• Patients whose relatives received the family support intervention had slightly shorter stays in intensive care (6.7 vs 7.4 days; incidence rate ratio [IRR] 0.90, 95% CI 0.81 to 1.00) and in hospital overall (10.4 vs 13.5 days; IRR 0.77, 95% CI 0.69 to 0.87). Further analysis revealed the effect was mediated by a shortened stay in intensive care among patients who died (4.4 vs 6.8 days; IRR 0.64, 95% CI 0.52 to 0.78.) There was no difference in length of stay for patients who survived to hospital discharge.
  • The in-hospital mortality rate was slightly higher for patients in the intervention group (36.0% vs 28.5% in the usual care group; odds ratio 1.43, 95% CI 1.10 to 1.87). However, there was no difference between groups in mortality by six months.

What does current guidance say on this issue?

UK Guidelines for the provision of intensive care services (2015) include recommendations for communicating with relatives and supporting shared decision-making. This includes providing psychological support in recognition that critical care can be associated with significant stress and traumatic reactions.

The NICE guideline Care of dying adults (2015) provides recommendations around recognition of the last days of life, communication, shared decision-making and symptom control, which consistently emphasise the need to discuss with both the dying person and those important to them. It’s recommended that a named healthcare professional is responsible for encouraging shared decision-making and ensuring that care plans are understood by family members. 

In this country, much of the work to compare quality and outcomes of intensive care centres is carried through the Intensive Care National Audit and Research Centre.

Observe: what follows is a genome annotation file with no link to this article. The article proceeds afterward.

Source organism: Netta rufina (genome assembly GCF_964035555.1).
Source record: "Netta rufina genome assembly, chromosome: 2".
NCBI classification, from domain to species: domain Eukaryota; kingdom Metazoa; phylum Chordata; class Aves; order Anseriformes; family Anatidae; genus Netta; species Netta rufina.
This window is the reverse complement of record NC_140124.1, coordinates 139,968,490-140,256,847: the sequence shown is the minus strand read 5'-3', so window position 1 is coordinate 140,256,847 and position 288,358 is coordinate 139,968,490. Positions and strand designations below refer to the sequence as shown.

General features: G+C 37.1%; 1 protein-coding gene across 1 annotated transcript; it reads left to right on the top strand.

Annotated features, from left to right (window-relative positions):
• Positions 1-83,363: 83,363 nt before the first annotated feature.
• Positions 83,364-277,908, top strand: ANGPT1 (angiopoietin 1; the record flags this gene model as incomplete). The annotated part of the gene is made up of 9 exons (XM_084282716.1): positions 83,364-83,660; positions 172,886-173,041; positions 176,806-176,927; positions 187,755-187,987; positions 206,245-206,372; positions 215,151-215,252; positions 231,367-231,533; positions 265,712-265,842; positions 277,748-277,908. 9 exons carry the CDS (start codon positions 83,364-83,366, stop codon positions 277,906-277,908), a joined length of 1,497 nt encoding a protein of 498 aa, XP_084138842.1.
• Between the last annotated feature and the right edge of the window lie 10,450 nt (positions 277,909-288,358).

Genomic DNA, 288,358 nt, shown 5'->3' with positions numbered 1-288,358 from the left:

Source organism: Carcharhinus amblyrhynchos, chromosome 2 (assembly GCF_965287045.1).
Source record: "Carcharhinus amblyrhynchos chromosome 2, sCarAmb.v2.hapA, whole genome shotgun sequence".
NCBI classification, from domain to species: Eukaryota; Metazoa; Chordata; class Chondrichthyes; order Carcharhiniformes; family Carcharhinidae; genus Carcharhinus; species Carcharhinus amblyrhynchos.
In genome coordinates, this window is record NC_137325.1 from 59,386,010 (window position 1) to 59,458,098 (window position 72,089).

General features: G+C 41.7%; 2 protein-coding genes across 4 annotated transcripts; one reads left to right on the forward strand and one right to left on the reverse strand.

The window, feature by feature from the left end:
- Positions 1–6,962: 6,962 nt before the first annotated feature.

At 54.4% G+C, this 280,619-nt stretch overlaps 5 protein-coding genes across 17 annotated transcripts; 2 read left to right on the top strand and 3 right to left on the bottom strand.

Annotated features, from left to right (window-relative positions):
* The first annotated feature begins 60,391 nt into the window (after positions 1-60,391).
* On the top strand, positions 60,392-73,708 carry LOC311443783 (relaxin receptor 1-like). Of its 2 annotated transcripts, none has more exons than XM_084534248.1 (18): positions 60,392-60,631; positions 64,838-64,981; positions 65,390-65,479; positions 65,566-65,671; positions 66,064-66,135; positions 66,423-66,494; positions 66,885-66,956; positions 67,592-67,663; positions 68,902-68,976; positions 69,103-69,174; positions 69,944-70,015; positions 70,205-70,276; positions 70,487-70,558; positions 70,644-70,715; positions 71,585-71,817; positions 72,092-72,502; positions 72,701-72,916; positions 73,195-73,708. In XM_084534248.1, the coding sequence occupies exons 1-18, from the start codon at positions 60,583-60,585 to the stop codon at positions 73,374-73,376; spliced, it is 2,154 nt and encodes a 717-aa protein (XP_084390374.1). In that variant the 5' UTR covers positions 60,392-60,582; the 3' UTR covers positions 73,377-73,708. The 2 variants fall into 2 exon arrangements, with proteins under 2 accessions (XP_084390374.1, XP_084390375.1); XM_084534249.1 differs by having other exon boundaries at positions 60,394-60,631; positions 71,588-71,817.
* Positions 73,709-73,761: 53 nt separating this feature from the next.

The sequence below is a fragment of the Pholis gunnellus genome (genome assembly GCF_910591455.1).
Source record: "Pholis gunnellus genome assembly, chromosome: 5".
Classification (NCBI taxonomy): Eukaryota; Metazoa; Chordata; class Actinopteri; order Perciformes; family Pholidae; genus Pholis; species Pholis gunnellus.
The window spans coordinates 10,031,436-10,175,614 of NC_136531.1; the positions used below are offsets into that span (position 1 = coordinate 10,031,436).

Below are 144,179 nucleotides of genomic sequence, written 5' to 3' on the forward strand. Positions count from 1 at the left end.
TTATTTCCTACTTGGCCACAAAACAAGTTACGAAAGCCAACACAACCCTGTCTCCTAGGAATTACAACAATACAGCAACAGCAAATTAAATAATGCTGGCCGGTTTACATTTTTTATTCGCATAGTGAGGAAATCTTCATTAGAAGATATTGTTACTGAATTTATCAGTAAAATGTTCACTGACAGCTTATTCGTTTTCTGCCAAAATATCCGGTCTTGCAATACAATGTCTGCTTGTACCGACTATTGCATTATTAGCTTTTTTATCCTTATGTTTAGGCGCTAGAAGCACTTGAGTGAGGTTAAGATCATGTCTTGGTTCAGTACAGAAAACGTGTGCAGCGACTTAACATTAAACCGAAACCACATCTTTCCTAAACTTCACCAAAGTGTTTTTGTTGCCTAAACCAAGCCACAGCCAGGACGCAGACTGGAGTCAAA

What are the implications?

Although increased family support didn’t alter the overall distress of having a relative in intensive care, improving satisfaction with the quality of care and communication seem equally important outcomes. Increased support may also lead to improved recognition of end of life and transition to palliative care. 

The findings support national recommendations, though there may be variation in UK hospitals in how shared decision-making is facilitated.  Intensive care systems in the US are comparable to that in this country, so these findings are relevant here. However there are some small differences in staffing and care processes, so the cost of the intervention in the UK may be different.

 The Psychosocial Assessment and Communication Evaluation tool has been developed as part of an NIHR-funded study to improve communication with families in intensive care.

Citation and Funding

White DB, Angus DC, Shields AM, et al; PARTNER Investigators. A randomized trial of a family-support intervention in intensive care units. N Engl J Med. 2018;378(25):2365-75.

This trial was supported by an Innovation Award from the UPMC Health System and by the Greenwall Foundation.

Bibliography

Higginson I, Koffman J, Hopkins P, et al. Development and evaluation of the feasibility and effects on staff, patients and families, of a new tool, the Psychosocial Assessment and Communication Evaluation (PACE), to improve communication and palliative care in intensive care and during clinical uncertainty. BMC Medicine. 2013;11:213.

ICNARC. Intensive Care National Audit and Research Centre. London: Intensive Care National Audit and Research Centre; 2018.

NHS Digital. Hospital adult critical care activity/2015-16. London: NHS Digital; 2017.

NHS website. Intensive care. London: Department of Health; 2016.

NICE. Care of dying adults in the last days of life. NG31. London: National Institute for Health and Care Excellence; 2015.

FICM/ICS Joint Standards Committee. Guidelines for the provision of intensive care services. London: The Faculty of Intensive Care Medicine/The Intensive Care Society; 2015.​

Lamas D. Nurse-led communication in the intensive care unit. N Engl J Med. 2018;378:243132.